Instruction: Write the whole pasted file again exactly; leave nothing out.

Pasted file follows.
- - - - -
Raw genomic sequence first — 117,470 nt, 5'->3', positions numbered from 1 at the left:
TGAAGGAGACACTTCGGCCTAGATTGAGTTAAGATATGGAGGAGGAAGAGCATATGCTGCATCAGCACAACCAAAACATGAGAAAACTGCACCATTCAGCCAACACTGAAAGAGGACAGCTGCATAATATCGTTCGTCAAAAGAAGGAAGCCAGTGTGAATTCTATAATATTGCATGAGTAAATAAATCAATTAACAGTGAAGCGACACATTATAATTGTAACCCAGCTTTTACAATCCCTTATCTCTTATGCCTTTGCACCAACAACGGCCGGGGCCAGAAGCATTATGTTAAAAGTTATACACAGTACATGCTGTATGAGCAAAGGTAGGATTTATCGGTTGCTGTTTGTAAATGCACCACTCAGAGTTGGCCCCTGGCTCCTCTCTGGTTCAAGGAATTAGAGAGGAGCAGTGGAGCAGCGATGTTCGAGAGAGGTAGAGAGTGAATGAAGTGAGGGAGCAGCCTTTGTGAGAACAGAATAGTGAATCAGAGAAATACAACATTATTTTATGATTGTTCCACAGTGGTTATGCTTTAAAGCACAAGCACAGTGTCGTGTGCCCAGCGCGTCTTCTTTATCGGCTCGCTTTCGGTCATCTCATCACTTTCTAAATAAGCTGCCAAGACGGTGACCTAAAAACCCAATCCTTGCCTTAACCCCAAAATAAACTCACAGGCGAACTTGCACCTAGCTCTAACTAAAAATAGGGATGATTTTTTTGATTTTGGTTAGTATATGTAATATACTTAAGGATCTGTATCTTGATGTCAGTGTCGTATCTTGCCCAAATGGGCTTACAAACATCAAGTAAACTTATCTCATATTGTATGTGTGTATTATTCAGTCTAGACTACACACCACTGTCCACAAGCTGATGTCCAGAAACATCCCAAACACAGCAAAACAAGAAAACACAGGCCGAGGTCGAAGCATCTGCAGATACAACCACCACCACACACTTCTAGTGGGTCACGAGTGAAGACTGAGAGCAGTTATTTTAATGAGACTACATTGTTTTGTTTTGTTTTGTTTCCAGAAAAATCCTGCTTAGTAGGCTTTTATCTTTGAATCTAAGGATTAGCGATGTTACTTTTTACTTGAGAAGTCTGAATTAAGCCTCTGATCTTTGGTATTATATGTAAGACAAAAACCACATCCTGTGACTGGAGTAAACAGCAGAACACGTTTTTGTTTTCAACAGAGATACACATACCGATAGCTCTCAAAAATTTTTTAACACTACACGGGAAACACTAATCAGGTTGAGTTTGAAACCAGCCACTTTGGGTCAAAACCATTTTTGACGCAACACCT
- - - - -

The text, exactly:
Raw genomic sequence first — 117,470 nt, 5'->3', positions numbered from 1 at the left:
TGAAGGAGACACTTCGGCCTAGATTGAGTTAAGATATGGAGGAGGAAGAGCATATGCTGCATCAGCACAACCAAAACATGAGAAAACTGCACCATTCAGCCAACACTGAAAGAGGACAGCTGCATAATATCGTTCGTCAAAAGAAGGAAGCCAGTGTGAATTCTATAATATTGCATGAGTAAATAAATCAATTAACAGTGAAGCGACACATTATAATTGTAACCCAGCTTTTACAATCCCTTATCTCTTATGCCTTTGCACCAACAACGGCCGGGGCCAGAAGCATTATGTTAAAAGTTATACACAGTACATGCTGTATGAGCAAAGGTAGGATTTATCGGTTGCTGTTTGTAAATGCACCACTCAGAGTTGGCCCCTGGCTCCTCTCTGGTTCAAGGAATTAGAGAGGAGCAGTGGAGCAGCGATGTTCGAGAGAGGTAGAGAGTGAATGAAGTGAGGGAGCAGCCTTTGTGAGAACAGAATAGTGAATCAGAGAAATACAACATTATTTTATGATTGTTCCACAGTGGTTATGCTTTAAAGCACAAGCACAGTGTCGTGTGCCCAGCGCGTCTTCTTTATCGGCTCGCTTTCGGTCATCTCATCACTTTCTAAATAAGCTGCCAAGACGGTGACCTAAAAACCCAATCCTTGCCTTAACCCCAAAATAAACTCACAGGCGAACTTGCACCTAGCTCTAACTAAAAATAGGGATGATTTTTTTGATTTTGGTTAGTATATGTAATATACTTAAGGATCTGTATCTTGATGTCAGTGTCGTATCTTGCCCAAATGGGCTTACAAACATCAAGTAAACTTATCTCATATTGTATGTGTGTATTATTCAGTCTAGACTACACACCACTGTCCACAAGCTGATGTCCAGAAACATCCCAAACACAGCAAAACAAGAAAACACAGGCCGAGGTCGAAGCATCTGCAGATACAACCACCACCACACACTTCTAGTGGGTCACGAGTGAAGACTGAGAGCAGTTATTTTAATGAGACTACATTGTTTTGTTTTGTTTTGTTTCCAGAAAAATCCTGCTTAGTAGGCTTTTATCTTTGAATCTAAGGATTAGCGATGTTACTTTTTACTTGAGAAGTCTGAATTAAGCCTCTGATCTTTGGTATTATATGTAAGACAAAAACCACATCCTGTGACTGGAGTAAACAGCAGAACACGTTTTTGTTTTCAACAGAGATACACATACCGATAGCTCTCAAAAATTTTTTAACACTACACGGGAAACACTAATCAGGTTGAGTTTGAAACCAGCCACTTTGGGTCAAAACCATTTTTGACGCAACACCT